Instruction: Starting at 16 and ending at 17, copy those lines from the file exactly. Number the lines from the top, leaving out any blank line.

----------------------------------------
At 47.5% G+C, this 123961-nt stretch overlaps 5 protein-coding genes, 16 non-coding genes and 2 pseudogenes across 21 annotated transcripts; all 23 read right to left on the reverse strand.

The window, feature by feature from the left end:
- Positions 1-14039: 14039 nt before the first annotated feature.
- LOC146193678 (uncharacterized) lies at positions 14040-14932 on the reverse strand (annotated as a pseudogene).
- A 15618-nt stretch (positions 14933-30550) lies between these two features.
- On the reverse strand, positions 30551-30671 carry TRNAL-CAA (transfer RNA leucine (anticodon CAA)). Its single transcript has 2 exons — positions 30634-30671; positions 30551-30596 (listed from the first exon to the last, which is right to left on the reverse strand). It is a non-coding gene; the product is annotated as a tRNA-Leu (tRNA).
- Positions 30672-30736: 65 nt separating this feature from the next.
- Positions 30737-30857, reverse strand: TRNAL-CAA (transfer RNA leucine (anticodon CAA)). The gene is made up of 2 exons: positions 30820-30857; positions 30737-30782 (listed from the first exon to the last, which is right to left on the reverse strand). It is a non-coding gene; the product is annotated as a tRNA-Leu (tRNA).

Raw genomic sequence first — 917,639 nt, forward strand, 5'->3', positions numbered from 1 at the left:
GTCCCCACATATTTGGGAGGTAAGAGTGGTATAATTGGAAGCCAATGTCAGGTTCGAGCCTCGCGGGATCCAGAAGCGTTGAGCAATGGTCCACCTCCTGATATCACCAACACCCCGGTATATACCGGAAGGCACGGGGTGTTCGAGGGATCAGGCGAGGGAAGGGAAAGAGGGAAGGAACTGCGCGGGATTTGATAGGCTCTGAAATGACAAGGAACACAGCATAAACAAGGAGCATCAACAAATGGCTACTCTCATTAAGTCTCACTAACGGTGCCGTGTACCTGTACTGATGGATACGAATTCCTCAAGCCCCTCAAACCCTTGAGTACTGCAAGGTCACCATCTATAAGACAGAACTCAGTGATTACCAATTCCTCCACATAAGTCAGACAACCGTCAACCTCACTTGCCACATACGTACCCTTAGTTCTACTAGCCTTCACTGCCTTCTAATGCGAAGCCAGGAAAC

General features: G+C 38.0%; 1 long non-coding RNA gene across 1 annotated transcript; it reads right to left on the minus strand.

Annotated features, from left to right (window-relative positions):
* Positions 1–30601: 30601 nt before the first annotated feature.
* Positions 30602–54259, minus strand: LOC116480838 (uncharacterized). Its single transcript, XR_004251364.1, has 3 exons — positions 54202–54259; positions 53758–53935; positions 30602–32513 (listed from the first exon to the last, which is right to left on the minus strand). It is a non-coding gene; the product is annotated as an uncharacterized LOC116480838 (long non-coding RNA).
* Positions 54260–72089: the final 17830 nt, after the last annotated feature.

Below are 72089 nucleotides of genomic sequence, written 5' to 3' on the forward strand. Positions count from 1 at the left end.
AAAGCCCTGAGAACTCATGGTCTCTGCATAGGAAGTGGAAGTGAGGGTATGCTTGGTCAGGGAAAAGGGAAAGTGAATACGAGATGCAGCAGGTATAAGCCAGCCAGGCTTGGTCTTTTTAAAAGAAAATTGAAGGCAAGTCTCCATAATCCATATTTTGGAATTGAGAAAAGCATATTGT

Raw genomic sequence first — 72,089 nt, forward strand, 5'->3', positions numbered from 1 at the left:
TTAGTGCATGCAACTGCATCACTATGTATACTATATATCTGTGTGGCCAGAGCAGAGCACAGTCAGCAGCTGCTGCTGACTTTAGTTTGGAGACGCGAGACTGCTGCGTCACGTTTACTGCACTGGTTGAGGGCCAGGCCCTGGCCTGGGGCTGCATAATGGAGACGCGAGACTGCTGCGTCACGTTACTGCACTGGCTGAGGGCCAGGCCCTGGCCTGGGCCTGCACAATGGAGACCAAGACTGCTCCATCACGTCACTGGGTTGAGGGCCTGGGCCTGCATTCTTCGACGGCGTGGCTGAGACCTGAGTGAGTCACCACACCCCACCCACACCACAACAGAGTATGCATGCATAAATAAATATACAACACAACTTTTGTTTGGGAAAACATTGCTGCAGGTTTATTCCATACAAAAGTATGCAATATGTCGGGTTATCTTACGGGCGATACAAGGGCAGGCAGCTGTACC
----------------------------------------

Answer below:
Below are 72089 nucleotides of genomic sequence, written 5' to 3' on the forward strand. Positions count from 1 at the left end.
AAAGCCCTGAGAACTCATGGTCTCTGCATAGGAAGTGGAAGTGAGGGTATGCTTGGTCAGGGAAAAGGGAAAGTGAATACGAGATGCAGCAGGTATAAGCCAGCCAGGCTTGGTCTTTTTAAAAGAAAATTGAAGGCAAGTCTCCATAATCCATATTTTGGAATTGAGAAAAGCATATTGT